Winnipeg inquest hears Indigenous inmate ‘didn’t have a chance’ after suffering seizure

Inquest expected to delve into the role of correctional officers in keeping inmates safe.

WINNIPEG – The lawyer for a woman whose common-law husband died after suffering a seizure at the Winnipeg Remand Centre says he expects an inquest into the death to look into systemic racism.

Corey Shefman says he also expects the probe to delve into the role of correctional officers in keeping inmates safe.

Shefman was speaking Monday outside the inquest into the May 2016 death of Bradley Errol Greene, a 26-year-old epileptic who had told his wife, Rochelle Pranteau, that he was being denied his anti-seizure medication.

The lawyer says Greene was Indigenous and more than 70 per cent of the centre’s inmate population is Indigenous.

He says five inmates died in custody around the time of Greene’s seizure, and the family wants the inquest to look into ways of preventing such deaths.

An autopsy showed Greene had a low, or subtherapeutic, level of anti-convulsion medication in his system, and one area of focus for the inquest is expected to be how inmate medication is handled.

Pranteau testified that Greene phoned her May 1, 2016, just before the seizure began.

She said he had been asking centre staff for medication for the two days since he was arrested by police for “smelling of alcohol.”

“He started telling me he was getting the numbing feeling in his fingers and that was some of the signs of a seizure,” Pranteau said. “I was trying to tell him to get up and tell a guard so they would be ready… he didn’t have a chance.

“By the time he got up, he fell. He collapsed… I heard him hit the floor. I heard a thud as the phone hit the floor.”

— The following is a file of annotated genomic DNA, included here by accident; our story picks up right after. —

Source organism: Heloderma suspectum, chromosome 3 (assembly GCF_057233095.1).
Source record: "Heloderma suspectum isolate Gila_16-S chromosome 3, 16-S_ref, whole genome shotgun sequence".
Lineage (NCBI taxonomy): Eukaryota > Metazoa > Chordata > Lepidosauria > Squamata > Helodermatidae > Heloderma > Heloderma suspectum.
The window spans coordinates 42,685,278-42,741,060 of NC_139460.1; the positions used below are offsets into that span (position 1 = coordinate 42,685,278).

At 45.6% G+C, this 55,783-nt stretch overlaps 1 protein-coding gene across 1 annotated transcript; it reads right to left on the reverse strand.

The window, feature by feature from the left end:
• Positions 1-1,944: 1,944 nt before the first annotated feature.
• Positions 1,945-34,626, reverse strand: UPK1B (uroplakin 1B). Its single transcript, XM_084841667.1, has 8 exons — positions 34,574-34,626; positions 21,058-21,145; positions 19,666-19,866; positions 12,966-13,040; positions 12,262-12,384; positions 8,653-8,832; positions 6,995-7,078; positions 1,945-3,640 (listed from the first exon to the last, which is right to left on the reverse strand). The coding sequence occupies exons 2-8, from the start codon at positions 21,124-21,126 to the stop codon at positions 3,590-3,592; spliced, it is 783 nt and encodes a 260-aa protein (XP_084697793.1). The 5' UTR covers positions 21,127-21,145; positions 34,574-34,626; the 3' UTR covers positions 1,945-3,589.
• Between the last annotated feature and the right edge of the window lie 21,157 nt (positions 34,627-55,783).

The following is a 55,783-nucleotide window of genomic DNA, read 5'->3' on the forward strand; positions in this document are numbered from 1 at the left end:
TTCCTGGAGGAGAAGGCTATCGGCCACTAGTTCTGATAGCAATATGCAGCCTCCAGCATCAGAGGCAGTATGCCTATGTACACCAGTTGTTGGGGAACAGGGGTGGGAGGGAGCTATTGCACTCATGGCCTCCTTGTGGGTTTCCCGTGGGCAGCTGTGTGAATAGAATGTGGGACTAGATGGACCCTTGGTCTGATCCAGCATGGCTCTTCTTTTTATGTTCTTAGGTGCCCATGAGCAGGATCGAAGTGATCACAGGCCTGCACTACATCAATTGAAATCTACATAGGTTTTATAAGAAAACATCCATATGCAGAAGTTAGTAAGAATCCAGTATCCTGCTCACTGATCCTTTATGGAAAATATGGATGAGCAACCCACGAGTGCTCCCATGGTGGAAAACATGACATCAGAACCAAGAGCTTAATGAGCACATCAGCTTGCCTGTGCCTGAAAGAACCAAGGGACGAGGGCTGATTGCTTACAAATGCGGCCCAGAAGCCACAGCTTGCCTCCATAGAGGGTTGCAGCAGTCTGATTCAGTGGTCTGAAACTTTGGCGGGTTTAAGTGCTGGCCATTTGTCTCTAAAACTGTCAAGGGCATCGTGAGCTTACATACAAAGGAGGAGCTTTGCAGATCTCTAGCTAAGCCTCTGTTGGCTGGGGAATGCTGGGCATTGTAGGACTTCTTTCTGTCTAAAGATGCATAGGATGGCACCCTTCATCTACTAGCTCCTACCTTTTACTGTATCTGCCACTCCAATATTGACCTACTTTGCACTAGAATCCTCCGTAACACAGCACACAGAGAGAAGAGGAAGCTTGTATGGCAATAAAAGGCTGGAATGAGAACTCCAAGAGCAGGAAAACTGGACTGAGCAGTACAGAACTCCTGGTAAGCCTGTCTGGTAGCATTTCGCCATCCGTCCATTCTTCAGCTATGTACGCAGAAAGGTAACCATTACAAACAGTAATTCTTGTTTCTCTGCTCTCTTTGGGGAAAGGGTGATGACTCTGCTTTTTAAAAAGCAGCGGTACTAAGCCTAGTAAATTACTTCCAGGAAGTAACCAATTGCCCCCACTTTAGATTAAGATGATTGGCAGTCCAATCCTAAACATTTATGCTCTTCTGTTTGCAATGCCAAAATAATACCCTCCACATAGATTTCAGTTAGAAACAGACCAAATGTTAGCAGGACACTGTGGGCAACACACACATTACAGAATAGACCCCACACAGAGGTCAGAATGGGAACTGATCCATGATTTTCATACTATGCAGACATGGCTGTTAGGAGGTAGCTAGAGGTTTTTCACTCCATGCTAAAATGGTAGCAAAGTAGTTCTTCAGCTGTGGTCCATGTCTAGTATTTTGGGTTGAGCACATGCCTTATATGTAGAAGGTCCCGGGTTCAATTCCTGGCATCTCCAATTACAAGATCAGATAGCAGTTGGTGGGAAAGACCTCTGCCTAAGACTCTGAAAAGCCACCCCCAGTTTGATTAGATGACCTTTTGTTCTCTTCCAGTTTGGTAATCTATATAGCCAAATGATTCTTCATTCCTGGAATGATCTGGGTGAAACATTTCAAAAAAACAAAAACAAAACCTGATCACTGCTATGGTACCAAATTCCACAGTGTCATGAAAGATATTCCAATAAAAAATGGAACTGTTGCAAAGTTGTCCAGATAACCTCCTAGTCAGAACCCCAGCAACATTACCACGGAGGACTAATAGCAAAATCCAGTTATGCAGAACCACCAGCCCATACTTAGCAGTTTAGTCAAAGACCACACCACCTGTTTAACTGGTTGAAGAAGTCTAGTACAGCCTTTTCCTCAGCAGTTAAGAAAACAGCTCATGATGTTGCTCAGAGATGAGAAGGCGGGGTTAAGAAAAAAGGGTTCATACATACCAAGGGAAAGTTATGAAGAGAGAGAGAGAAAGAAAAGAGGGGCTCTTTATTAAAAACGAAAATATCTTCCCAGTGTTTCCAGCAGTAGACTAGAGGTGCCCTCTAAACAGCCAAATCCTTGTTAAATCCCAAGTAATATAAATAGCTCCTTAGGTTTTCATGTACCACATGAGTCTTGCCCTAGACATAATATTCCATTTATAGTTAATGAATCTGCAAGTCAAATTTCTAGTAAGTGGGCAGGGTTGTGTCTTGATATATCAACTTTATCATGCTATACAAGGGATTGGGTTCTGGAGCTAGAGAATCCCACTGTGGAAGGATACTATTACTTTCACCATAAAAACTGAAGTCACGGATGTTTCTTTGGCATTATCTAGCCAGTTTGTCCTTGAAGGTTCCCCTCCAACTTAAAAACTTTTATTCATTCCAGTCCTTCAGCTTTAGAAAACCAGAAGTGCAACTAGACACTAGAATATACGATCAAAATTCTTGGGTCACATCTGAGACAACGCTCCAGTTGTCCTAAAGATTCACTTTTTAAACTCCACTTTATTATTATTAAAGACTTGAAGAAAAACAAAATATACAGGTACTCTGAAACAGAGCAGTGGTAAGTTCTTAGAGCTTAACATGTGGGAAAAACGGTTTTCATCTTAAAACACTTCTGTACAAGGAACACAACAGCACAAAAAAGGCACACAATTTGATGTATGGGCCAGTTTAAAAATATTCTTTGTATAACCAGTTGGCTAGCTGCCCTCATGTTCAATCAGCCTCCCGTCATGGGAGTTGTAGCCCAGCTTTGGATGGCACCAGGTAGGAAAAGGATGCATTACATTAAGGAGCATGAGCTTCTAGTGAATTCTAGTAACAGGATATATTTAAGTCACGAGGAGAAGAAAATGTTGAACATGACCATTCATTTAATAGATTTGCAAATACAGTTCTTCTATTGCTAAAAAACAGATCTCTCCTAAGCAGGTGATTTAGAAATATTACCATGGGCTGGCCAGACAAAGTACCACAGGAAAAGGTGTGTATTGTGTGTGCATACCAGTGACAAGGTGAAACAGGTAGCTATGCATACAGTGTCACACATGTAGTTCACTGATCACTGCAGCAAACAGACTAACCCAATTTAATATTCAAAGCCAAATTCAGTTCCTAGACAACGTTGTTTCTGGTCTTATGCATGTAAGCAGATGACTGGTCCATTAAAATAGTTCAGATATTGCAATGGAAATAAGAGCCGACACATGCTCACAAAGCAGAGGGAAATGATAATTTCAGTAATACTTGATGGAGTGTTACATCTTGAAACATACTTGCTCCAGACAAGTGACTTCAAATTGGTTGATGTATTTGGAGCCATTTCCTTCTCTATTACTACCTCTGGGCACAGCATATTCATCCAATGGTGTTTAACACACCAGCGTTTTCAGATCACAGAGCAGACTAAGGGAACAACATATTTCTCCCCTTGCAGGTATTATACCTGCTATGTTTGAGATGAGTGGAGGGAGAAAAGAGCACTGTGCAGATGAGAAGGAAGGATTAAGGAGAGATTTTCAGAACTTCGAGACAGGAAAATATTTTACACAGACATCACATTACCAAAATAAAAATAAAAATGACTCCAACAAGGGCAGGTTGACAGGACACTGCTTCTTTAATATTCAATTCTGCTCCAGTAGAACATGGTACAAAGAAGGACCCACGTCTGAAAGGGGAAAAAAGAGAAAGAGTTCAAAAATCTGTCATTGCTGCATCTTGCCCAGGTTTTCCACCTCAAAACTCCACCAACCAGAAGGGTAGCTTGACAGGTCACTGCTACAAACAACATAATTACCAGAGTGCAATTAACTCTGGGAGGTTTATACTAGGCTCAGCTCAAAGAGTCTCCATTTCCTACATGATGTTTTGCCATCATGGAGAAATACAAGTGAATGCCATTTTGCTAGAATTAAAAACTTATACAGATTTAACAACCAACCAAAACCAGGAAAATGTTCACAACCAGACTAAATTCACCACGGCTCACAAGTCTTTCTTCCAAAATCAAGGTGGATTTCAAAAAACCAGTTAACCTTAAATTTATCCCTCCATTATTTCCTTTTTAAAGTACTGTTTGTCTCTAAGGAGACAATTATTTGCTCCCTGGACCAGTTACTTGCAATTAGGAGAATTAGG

Under questioning by Crown lawyer Keith Eyrickson, Pranteau said she could hear inmates rushing to Greene’s aid, adding that at least five minutes went by before she heard correctional staff arrive, followed by a nurse.

“I could hear him jerking. I could hear him screaming and disoriented. You could hear him struggling for breath. I could hear him gasping for air.”

Pranteau said she was “screaming on the phone. Cursing. I was hoping someone would answer the phone, but nobody did.”

She said 10 minutes after Greene’s seizure started, someone hung up the phone without saying anything. It wasn’t until eight hours later someone from the centre called to tell her Greene had died.

Pranteau also told the inquest that Greene was supposed to take five anti-seizure pills a day, but the day he was detained he only took two pills in the morning.

“He left in a hurry,” she said, noting he was planning to meet with a friend and his mother before meeting her in the downtown later in the day.

Pranteau said Greene failed to show up and the next time she heard from him, he was phoning from the remand centre the next day.

Dr. Raymond Rivera, a pathologist, testified Greene died from a cardio-respiratory failure, secondary to an epileptic seizure.

Rivera said Greene had his first seizure Sunday, May 1, at 1:53 p.m., and a second one less than an hour later at 2:37 p.m. He said correctional officers handcuffed the man and took him into a cell to calm down.

The doctor said it was when paramedics were assessing Greene, before taking him to hospital, that the man’s breathing and heart stopped.

Rivera said it might have been a sign Greene had suffered a third seizure, but there is no way of knowing for sure.

Paramedics were able to start Greene’s heart again, but he was later pronounced dead at the Health Sciences Centre at 8:27 p.m.

Rivera said he noted several cuts and bruises on Greene’s body, including an almost half-centimetre tearing of the tongue caused by the man’s own teeth, but they were all likely the result of thrashing around during his seizures.

Rivera said a blood sample taken while Greene was alive found only about 6.9 micrograms per millilitre of anti-seizure medication in his system, instead of the 50 to 100 mg/ml there should have been.